The celebrity billionaires are now going abroad to celebrate their marriages. This promotes tourism, hospitality and transportation industries. This is also a feasible way to get rid of black money. Most of the wedding expenditure takes place in the form of cash. The big Indian weddings are the best, resplendent way to spend undisclosed income. The industry is recession proof. Irrespective of the business sentiment, wedding functions take place throughout the year.
There is a flipside to these weddings. If wasting of food in the value chain or in storage is causing headache to the government, its lavish misuses are going against the country’s democratic values. For, most of these weddings end up with sumptuous food varieties. The media stays busy finding the sources and the amount of fund spent in the marriage and in that melee, the moot point is missed that how such glamorous bouquet could be arranged by a the parties amid hungry stomachs going to bed near the marriage pandals.
Indian political parties, however, have tried to restrict expenditure on marriages time and again. The Marriages (Compulsory Registration and Prevention of Wasteful Expenditure) Bill, 2016 for example, sought to prohibit extravagant and wasteful expenditure on marriages and tries to enforce simpler solemnisation. It sought to put a limit on the number of guests to be invited and dishes to be served in weddings.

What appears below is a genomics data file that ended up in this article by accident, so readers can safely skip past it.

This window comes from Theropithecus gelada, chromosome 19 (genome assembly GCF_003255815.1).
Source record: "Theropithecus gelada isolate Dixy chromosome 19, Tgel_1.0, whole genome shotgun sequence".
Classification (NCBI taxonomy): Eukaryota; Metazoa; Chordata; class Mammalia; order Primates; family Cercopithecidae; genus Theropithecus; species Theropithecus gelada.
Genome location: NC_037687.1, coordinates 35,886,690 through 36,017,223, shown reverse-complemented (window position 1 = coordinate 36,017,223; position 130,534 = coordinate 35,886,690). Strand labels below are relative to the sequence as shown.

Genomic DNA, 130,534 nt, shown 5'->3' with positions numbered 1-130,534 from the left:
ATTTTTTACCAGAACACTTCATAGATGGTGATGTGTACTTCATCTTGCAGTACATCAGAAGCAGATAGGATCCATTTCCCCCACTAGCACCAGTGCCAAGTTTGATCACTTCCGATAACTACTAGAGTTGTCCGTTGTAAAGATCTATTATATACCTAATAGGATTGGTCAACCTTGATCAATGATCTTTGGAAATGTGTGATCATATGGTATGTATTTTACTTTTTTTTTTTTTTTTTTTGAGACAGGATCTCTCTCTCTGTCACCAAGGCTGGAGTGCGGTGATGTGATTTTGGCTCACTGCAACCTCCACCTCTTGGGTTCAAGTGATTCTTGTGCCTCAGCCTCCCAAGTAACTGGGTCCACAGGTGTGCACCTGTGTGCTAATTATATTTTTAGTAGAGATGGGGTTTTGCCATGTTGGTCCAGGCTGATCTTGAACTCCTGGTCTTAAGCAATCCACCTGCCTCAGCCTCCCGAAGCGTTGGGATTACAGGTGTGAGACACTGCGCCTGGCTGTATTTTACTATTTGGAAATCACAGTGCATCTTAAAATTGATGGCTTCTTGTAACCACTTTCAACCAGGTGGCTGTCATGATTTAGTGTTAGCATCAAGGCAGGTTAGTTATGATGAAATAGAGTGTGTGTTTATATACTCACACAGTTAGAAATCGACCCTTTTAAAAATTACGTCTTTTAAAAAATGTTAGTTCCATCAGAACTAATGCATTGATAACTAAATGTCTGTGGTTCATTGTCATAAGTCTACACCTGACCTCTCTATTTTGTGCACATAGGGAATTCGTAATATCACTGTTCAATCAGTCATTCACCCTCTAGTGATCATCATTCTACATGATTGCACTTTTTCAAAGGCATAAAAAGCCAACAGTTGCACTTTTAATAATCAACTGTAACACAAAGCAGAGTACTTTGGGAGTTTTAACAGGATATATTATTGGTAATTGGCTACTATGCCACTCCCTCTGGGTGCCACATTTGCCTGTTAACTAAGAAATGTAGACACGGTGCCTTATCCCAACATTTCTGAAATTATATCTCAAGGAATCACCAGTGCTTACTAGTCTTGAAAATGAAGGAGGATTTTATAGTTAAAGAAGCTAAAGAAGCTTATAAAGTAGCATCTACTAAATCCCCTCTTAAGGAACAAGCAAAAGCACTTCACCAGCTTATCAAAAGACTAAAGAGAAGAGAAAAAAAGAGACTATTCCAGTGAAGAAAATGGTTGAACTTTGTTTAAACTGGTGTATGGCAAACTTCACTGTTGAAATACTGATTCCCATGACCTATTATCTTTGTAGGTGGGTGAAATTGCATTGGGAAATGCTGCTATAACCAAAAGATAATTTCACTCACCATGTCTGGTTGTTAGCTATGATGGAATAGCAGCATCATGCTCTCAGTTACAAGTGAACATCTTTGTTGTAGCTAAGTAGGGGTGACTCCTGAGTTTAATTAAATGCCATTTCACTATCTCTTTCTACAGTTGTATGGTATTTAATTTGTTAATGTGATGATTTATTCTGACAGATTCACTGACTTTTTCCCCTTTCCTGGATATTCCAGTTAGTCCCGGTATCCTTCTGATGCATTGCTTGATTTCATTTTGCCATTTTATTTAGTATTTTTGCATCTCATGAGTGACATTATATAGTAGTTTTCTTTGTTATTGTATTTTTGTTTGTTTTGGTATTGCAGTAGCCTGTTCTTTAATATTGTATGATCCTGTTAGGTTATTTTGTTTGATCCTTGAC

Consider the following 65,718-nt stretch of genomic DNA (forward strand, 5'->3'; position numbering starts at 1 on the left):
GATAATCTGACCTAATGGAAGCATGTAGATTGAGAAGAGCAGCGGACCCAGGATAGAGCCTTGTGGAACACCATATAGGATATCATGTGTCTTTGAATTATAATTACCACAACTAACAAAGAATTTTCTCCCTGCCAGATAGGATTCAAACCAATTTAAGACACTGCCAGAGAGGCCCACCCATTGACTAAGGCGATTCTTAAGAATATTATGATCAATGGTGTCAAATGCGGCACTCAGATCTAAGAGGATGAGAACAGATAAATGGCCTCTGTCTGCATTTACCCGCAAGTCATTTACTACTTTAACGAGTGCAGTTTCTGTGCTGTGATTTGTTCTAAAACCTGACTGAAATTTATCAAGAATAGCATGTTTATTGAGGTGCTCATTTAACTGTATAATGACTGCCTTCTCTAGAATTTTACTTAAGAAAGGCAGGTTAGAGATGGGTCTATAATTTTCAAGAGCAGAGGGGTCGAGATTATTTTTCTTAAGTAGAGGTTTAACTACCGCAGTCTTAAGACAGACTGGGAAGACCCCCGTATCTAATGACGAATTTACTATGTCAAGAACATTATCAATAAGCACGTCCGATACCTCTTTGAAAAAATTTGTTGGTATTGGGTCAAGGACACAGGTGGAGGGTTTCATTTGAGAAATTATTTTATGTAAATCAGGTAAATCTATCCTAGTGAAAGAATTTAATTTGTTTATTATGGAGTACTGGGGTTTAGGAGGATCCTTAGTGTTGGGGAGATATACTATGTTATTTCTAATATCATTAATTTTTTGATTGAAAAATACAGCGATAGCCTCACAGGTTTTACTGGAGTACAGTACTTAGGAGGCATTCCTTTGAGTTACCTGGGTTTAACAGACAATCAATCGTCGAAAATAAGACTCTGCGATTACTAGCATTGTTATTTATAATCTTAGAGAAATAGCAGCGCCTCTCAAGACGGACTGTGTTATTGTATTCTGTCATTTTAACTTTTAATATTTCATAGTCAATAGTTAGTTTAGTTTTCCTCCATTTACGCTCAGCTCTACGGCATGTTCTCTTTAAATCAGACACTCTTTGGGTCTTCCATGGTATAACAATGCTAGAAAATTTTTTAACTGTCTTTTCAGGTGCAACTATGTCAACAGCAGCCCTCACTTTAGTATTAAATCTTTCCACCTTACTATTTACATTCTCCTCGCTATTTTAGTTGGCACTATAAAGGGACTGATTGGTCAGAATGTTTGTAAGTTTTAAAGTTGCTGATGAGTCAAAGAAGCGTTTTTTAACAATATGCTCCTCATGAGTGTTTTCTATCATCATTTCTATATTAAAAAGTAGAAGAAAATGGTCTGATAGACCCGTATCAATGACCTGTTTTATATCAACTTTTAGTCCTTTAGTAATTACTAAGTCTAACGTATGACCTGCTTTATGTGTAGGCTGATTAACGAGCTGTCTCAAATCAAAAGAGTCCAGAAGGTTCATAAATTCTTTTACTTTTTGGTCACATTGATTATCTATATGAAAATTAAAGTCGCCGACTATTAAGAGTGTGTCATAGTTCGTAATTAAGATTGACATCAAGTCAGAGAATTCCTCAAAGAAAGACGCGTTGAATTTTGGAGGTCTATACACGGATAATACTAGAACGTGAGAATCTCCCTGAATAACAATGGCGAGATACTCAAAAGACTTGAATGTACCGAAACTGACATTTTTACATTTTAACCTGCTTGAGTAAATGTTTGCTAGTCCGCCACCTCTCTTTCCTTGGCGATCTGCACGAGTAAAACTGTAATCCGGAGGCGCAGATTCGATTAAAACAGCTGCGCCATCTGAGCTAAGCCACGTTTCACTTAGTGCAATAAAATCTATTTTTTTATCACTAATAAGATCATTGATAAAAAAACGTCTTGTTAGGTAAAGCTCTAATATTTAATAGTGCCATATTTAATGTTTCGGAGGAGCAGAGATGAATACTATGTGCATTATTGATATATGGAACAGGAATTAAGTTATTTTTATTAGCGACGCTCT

A total of six such bills were introduced in Parliament in the last 20 years. Three of these bills were introduced in the Lok Sabha and the remaining three in the Rajya Sabha. But these bills have so far remained only on paper.
The magnitude of such wastage is vivid in a report by the University of Agricultural Sciences, Bangalore conducted in 2012. The report shows that annually, Bangalore alone wastes 943 tonnes of quality food during weddings. “This is enough to feed 2.6 crore people a normal Indian meal,” the study conducted by a team of 10 professors concluded. The team surveyed 75 of Bangalore’s 531 marriage halls over a period of six months.
“About 84,960 marriages are held at 531 kalyana mantapas (marriage halls) in Bangalore every year. About 943 tonnes of high-calorie quality food is wasted in these halls annually. At an average cost of Rs. 40 per meal, the total food wastage in the city is estimated at Rs. 339 crore,” the study said. The study was conducted some six years ago and there are reasons to believe that the situation has worsened since then.
Wedding is part and parcel of Indian culture. That with time its form and concept would change is a reality. They have changed; these changes on the one hand have opened up new areas of economic activities generating income for thousands. On the other hand, larger than life wedding ceremonies by the opulent are mirroring a divided India.